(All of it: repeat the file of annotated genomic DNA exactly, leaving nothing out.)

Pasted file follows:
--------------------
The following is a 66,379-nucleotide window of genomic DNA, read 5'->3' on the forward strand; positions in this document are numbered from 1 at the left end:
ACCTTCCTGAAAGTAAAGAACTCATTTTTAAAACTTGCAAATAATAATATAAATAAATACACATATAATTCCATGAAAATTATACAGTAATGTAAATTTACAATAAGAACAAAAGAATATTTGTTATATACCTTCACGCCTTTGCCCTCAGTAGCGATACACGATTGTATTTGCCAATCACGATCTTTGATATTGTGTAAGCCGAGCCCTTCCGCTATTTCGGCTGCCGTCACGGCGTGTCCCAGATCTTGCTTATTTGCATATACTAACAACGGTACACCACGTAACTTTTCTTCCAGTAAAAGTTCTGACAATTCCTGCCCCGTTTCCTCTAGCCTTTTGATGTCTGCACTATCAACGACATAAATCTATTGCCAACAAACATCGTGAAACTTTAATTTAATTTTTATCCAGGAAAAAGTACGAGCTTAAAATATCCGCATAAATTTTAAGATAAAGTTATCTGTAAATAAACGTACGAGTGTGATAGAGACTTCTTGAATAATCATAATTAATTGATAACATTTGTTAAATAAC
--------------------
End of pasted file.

The following is a 66,379-nucleotide window of genomic DNA, read 5'->3' on the forward strand; positions in this document are numbered from 1 at the left end:
ACCTTCCTGAAAGTAAAGAACTCATTTTTAAAACTTGCAAATAATAATATAAATAAATACACATATAATTCCATGAAAATTATACAGTAATGTAAATTTACAATAAGAACAAAAGAATATTTGTTATATACCTTCACGCCTTTGCCCTCAGTAGCGATACACGATTGTATTTGCCAATCACGATCTTTGATATTGTGTAAGCCGAGCCCTTCCGCTATTTCGGCTGCCGTCACGGCGTGTCCCAGATCTTGCTTATTTGCATATACTAACAACGGTACACCACGTAACTTTTCTTCCAGTAAAAGTTCTGACAATTCCTGCCCCGTTTCCTCTAGCCTTTTGATGTCTGCACTATCAACGACATAAATCTATTGCCAACAAACATCGTGAAACTTTAATTTAATTTTTATCCAGGAAAAAGTACGAGCTTAAAATATCCGCATAAATTTTAAGATAAAGTTATCTGTAAATAAACGTACGAGTGTGATAGAGACTTCTTGAATAATCATAATTAATTGATAACATTTGTTAAATAAC